Qualified Lead: What’s it mean?

“Just give me a hot lead. Just give me two of the premium leads.”

All sales leads are not created equal. Who can forget Glengarry Glen Ross and the premium Glengarry leads?

Sales reps we’re willing to commit practically any [illegal] act to get their hands on the premium Glengarry leads. Glengarry leads spelled success.

Do you have premium sales leads? You know, the ones that are pre-wired for upside revenue?

If you’ve never seen a premium lead, go to a B2B tradeshow and watch sales reps work their booths. The garden-variety leads are the ones reps put into a box that gets shipped back to corporate for processing. (Think: the final scene of Indiana Jones and The Raiders of the Lost Ark).

The premium leads are the ones Sales Reps put in their pockets.

It takes sales reps just a few minutes to figure out if a contact is ready and able to become a customer. The “figuring out” part is a sales rep’s qualification process. They know the questions to ask and how deeply to probe. They’re masters at separating tire-kickers, stealth competitors and students from those who have the potential of becoming customers.

What makes a lead “premium?”

The difference between a sales lead and a premium sales lead (in Glengarry Glen Ross terms) is: Qualification. Premium leads are qualified leads.

Once qualified, a contact will be passed along to your sales reps or nurtured by your marketing department.

But can you take what a sales rep does naturally and teach it to others? Meet John Coe—Database Marketing Guru.

In John’s book, The Fundamentals of Business-to-Business Sales and Marketing—Sell More, Spend Less!, he shares the four factors of a qualified lead:

The BANT Process: Qualified Sales Leads


BANT: Budget, Authority, Need, Timing (or Timeline).

1. Need
What are the needs or conditions that have to exist BEFORE your product or service would valuable to a potential customer?

2. Budget
How much money must be available in the customer’s budget to buy your product or service?

3. Authority
Does this person have the authority or can they get approval to make a buying decision?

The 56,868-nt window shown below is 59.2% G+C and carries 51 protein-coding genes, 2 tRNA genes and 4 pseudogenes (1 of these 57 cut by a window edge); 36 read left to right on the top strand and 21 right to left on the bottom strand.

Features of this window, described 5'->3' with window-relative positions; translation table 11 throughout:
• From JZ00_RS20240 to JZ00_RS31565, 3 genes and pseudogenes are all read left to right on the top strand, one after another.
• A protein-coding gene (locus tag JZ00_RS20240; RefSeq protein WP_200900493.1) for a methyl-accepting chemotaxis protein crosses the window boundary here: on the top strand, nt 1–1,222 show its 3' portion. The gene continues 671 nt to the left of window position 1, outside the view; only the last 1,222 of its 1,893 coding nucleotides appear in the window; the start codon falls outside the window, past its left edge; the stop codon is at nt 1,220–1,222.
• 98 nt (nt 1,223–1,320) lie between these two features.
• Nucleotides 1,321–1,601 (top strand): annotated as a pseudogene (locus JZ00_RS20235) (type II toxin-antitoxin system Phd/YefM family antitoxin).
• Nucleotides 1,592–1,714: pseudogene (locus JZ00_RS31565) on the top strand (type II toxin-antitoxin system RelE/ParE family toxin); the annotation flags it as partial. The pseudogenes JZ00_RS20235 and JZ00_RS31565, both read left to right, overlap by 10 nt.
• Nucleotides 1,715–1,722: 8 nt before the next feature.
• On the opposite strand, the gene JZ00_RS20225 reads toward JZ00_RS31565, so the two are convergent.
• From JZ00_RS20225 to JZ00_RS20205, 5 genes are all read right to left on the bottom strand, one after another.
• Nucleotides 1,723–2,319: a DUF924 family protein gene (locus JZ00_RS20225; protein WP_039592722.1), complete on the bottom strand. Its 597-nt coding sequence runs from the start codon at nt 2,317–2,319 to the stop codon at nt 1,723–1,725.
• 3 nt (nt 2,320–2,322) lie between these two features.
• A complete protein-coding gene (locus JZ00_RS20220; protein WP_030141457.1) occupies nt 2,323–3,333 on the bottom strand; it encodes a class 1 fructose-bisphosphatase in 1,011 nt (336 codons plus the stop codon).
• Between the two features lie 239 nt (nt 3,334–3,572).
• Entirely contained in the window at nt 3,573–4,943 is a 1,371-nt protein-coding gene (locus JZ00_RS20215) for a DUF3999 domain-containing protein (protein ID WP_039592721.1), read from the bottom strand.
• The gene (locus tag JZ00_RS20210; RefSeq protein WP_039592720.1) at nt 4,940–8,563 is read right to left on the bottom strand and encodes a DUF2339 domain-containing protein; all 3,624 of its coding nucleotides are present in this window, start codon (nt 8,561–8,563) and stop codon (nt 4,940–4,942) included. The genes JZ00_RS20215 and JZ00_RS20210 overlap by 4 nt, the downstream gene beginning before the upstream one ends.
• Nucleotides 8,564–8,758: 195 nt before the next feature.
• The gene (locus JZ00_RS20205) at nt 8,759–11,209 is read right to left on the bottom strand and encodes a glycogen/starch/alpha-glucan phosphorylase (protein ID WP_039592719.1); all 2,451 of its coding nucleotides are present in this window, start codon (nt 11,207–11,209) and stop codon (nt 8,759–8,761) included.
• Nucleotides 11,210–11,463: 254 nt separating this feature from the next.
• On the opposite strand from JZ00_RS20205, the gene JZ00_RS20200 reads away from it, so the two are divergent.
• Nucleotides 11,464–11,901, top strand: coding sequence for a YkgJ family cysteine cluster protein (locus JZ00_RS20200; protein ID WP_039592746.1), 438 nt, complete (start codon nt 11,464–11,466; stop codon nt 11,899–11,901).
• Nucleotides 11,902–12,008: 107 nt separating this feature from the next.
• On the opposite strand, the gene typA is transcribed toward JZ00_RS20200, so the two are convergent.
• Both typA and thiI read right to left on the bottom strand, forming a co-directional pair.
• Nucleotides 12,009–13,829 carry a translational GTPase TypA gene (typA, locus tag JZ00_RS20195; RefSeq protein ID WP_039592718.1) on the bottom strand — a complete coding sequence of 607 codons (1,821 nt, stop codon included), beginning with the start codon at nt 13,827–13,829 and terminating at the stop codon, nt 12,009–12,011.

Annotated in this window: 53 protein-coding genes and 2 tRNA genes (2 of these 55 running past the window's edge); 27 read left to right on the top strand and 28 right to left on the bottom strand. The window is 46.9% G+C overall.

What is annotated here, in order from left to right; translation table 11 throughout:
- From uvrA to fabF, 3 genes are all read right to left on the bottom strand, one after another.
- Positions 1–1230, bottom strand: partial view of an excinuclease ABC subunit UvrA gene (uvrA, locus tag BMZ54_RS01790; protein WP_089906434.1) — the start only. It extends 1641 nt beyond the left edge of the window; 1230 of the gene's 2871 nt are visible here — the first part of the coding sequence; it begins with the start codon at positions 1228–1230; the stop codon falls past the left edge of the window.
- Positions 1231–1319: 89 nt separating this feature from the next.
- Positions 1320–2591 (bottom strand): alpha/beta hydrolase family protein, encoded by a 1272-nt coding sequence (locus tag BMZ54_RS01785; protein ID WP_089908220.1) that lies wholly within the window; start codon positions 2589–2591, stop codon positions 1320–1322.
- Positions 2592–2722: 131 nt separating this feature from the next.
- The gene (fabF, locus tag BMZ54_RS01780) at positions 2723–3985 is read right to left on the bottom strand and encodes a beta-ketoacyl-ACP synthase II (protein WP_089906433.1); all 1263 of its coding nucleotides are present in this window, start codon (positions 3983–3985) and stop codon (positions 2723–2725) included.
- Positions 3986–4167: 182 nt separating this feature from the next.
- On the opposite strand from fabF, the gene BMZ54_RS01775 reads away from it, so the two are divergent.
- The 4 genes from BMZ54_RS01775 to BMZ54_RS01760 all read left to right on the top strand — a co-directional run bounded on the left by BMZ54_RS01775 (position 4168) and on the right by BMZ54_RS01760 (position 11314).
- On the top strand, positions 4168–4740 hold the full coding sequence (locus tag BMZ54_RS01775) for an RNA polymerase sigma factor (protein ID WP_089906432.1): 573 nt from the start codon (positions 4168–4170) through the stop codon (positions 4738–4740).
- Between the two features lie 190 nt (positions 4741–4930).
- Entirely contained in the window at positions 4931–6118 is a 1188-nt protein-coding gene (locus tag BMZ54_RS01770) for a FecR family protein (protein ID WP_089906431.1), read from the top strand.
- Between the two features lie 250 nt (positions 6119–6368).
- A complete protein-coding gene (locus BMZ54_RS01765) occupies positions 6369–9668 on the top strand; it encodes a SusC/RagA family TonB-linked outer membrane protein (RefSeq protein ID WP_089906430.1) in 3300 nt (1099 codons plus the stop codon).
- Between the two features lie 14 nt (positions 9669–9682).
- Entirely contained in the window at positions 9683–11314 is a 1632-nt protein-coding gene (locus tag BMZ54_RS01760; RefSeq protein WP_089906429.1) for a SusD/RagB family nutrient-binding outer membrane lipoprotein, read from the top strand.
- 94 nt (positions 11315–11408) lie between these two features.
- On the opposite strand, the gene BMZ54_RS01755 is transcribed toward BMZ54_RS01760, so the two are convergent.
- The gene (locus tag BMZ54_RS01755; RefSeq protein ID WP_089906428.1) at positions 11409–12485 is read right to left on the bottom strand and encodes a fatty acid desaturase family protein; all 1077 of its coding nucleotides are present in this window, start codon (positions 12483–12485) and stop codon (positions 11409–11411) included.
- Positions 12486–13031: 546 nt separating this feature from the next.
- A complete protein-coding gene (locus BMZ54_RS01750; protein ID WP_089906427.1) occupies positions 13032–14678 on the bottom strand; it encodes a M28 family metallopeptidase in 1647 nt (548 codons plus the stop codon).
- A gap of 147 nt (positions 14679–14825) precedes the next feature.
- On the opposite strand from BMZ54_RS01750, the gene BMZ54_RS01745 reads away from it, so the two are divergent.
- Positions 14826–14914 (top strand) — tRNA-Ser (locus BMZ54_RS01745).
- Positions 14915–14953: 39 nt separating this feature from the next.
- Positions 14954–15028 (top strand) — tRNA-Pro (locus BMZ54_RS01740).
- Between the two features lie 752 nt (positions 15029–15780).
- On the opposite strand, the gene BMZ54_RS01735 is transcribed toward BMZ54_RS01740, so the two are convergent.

4. Timing
Does the timing of the purchase fall within the timeline of the sales rep’s commission plan? If it does not, sales reps will have little incentive to pursue the lead. [Go ahead and argue with me on this point…but you’ll lose.]

Definition: Qualified Lead

A qualified lead is a person:

  • With need, budget and buying authority.
  • Working for a company that meets your customer profile for being a customer.
  • With a buying timeline that falls within the time horizon of the sales rep’s commission plan.

It only takes a few minutes for a true sales professional to qualify a contact. And they can do it anywhere—at a busy tradeshow or on a golf course. The real trick is teaching the process to everyone in your company—especially your marketing team.

  • http://www.oneclickcommissions.com/mkp.html Michael

    Your BANT acronym gives a pretty clear evaluation when identifying leads. The only thing that threw me (well, my OCD) was that 5 grey bodies are on the BANT image while there should only be 4.

    Great article though!


  • John Fox

    @Michael: you have sharp eyes… you saw more detail than I intended. Next edit to this page, I’ll fix that image. Thanks for pointing that out.

  • Ben

    Yes, leads that want what you’re selling are better than ones that don’t. This is not information that warrants an acronym and a graphic. Your audience is adult professionals in the B2B marketing industry…Do you assume that a single member of your target audience needed an acronym to wrap their head around this elusive concept? Seriously, self evident posts like this are insulting.

  • John Fox

    Hi Ben, no insult intended…just purely for educational benefit for B2B marketers who may not yet have the field experience that you’ve had. So often these days, the marketing director (and team) are responsible for lead qualification and nurturing but yet may not know what they’re aiming for. Providing an acronym like BANT (which is a term coined by John Coe) is merely a worthwhile teaching aid.

  • http://www.BestOnlineShoppingWebsites.com Steve

    Well I have been in sales for 30 years and I like the acronym. I know it sounds simple but truth be told, I was one of those sales folks stuffing only the good leads in my pocket. I guess I should show this to my struggling young sales reps. But I still have 5 more years before retirement so I will add it to my calendar.

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  • Biz

    “Sales reps WE’RE willing…”?? “We’re” means “we are” so it doesn’t make sense!

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